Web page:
Stars: Simu Liu as Shang-Chi and Tony Chiu-Wai Leung as The Mandarin.

wandavisionSpring 2021: WandaVision on Disney+

What we know: There will be six episodes that follow after the events of Avengers: Endgame. It’s unknown how they will explain Vision’s return after he was killed/unstoned by Thanos at the end of Avengers: Infinity War. We do know that the events of WandaVision will cross over into the events of Doctor Strange in the Multiverse of Madness, which premiers around the same time.

Stars: Elizabeth Olsen and Paul Bettany will reprise their roles of Maximoff and Vision. They will be joined by Kat Dennings as Darcy Lewis from the Thor movies and Randall Park as Agent Jimmy Woo from Ant-Man. In addition Kathryn Hahn (Afternoon Design, Bad Moms) will also be joining as a “nosey neighbor.” Teyonah Parris is cast to play the role of Monica Rambeau — the young girl introduced in Captain Marvel.

Doctor Strange in the Multiverse of MadnessMay 7, 2021 – Doctor Strange in the Multiverse of Madness

What we know: the plot is unknown but it will involve a crossover with the Disney+ show WandaVision.

Stars: Benedict Cumberbatch as Stephen Strange/Doctor Strange, Elizabeth Olsen as Wanda Maximoff/Scarlet Witch, Rachel McAdams as Christine Palmer (Strange’s girlfriend from the first Dr. Strange movie), Benedict Wong as Wong, Chiwetel Ejiofor as Karl Mordo, and a To-be-confirmed actor as Nightmare.

Who is Nightmare, you ask? In Marvel Comics, Nightmare is a Class 3 demon —equal to Dormammu, Shuma Gorath, and Cthulhu — who rules the Nightmare World, located within the Dream Dimension. Nightmare feeds off humanity’s collective psychic dream energy, and terrorizes humans and superheroes alike.

Loki on Disney+Spring 2021: Loki on Disney+

What we know so far: Tom Hiddleston will reprise his role as Loki, even though Thanos killed him in the first scene of Avengers: Endgame. But remember, later in the movie the Avengers go on their time travel adventures —  and Loki ends up holding the Tesseract and disappearing with it.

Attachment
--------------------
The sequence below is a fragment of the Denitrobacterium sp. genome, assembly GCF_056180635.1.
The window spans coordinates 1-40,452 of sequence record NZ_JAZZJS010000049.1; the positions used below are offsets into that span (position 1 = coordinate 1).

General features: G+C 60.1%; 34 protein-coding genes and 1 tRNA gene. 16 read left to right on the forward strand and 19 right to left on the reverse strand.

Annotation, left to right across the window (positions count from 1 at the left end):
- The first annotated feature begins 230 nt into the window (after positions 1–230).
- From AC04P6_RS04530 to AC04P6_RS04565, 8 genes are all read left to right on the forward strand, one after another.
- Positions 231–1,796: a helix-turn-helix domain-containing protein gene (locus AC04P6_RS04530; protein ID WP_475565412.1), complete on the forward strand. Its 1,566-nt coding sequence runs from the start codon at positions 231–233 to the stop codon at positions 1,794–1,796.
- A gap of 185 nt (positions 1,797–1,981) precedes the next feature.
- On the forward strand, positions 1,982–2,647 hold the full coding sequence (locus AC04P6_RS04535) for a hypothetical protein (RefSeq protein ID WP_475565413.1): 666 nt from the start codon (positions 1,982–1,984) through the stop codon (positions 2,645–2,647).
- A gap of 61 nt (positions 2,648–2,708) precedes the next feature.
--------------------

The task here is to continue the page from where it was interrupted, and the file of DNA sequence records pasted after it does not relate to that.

Hiddleston said: In the years since Avengers: Infinity War and Avengers: Endgame, which came out this Spring… Two questions I’ve been asked are ‘is Loki really dead?’ and ‘what’s Loki doing with that cube?’ It’s always the cube somehow. And this series will answer both of those questions.

Spider-Man-3July 16, 2021 – Spider-Man 3

What we know: not much. The good news is that Spider-Man is returning to the MCU at all. The bad news is this is likely his last solo movie in the MCU. The plot is unknown, but will likely pick up on the ending of Far From Home, where Spider-Man was revealed to the public to be Peter Parker. And since Sony and Disney aren’t playing very well with each other, this movie might reveal why Spider-Man won’t be continuing as an Avenger. Unless Disney buys Sony and makes this whole mess go away.

MCU What IfSummer 2021: WHAT IF…?

What we know: this is the first animated adventure in the MCU. The first season will have 23 episodes that explore what would have happened in previous MCU stories had things gone differently.

Stars: Jeffrey Wright (West World as Bernard, The Hunger Games: Catching Fire as Beetee ) stars as the Watcher, who narrates the series.

Thor Love and ThunderNovember 5, 2021 – Thor: Love and Thunder

What we know: Director Taika Waititi, who did Thor: Ragnarok, is back. So is Natalie Portman as Jane, only this time she’s going to level up and gain the powers of Thor herself. (50/50 odds that she cries at some point.)